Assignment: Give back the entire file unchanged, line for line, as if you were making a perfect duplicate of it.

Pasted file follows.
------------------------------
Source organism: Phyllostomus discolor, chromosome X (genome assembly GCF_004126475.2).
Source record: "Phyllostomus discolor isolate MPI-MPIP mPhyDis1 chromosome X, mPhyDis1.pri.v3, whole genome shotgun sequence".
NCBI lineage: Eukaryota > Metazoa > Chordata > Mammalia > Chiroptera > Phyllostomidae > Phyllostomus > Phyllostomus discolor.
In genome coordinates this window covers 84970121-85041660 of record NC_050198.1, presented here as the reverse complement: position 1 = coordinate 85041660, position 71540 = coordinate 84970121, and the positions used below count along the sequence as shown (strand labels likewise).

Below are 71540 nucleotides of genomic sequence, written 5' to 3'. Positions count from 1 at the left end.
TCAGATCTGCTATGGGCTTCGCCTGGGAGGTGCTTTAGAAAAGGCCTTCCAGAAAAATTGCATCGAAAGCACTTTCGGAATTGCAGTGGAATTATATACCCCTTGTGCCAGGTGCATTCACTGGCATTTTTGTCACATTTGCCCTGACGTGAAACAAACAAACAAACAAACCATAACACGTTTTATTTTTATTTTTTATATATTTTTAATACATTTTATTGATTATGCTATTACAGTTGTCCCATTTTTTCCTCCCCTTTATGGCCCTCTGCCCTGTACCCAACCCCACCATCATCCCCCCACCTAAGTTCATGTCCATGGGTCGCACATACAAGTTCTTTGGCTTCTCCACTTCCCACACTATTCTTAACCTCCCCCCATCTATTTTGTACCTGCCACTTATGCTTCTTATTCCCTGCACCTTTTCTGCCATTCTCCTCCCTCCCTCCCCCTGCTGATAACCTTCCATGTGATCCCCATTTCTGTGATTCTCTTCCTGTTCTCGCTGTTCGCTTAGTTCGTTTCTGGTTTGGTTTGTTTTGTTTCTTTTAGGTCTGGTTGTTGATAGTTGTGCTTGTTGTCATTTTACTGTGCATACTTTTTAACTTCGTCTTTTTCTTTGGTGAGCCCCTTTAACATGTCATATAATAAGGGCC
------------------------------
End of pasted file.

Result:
Source organism: Phyllostomus discolor, chromosome X (genome assembly GCF_004126475.2).
Source record: "Phyllostomus discolor isolate MPI-MPIP mPhyDis1 chromosome X, mPhyDis1.pri.v3, whole genome shotgun sequence".
NCBI lineage: Eukaryota > Metazoa > Chordata > Mammalia > Chiroptera > Phyllostomidae > Phyllostomus > Phyllostomus discolor.
In genome coordinates this window covers 84970121-85041660 of record NC_050198.1, presented here as the reverse complement: position 1 = coordinate 85041660, position 71540 = coordinate 84970121, and the positions used below count along the sequence as shown (strand labels likewise).

Below are 71540 nucleotides of genomic sequence, written 5' to 3'. Positions count from 1 at the left end.
TCAGATCTGCTATGGGCTTCGCCTGGGAGGTGCTTTAGAAAAGGCCTTCCAGAAAAATTGCATCGAAAGCACTTTCGGAATTGCAGTGGAATTATATACCCCTTGTGCCAGGTGCATTCACTGGCATTTTTGTCACATTTGCCCTGACGTGAAACAAACAAACAAACAAACCATAACACGTTTTATTTTTATTTTTTATATATTTTTAATACATTTTATTGATTATGCTATTACAGTTGTCCCATTTTTTCCTCCCCTTTATGGCCCTCTGCCCTGTACCCAACCCCACCATCATCCCCCCACCTAAGTTCATGTCCATGGGTCGCACATACAAGTTCTTTGGCTTCTCCACTTCCCACACTATTCTTAACCTCCCCCCATCTATTTTGTACCTGCCACTTATGCTTCTTATTCCCTGCACCTTTTCTGCCATTCTCCTCCCTCCCTCCCCCTGCTGATAACCTTCCATGTGATCCCCATTTCTGTGATTCTCTTCCTGTTCTCGCTGTTCGCTTAGTTCGTTTCTGGTTTGGTTTGTTTTGTTTCTTTTAGGTCTGGTTGTTGATAGTTGTGCTTGTTGTCATTTTACTGTGCATACTTTTTAACTTCGTCTTTTTCTTTGGTGAGCCCCTTTAACATGTCATATAATAAGGGCC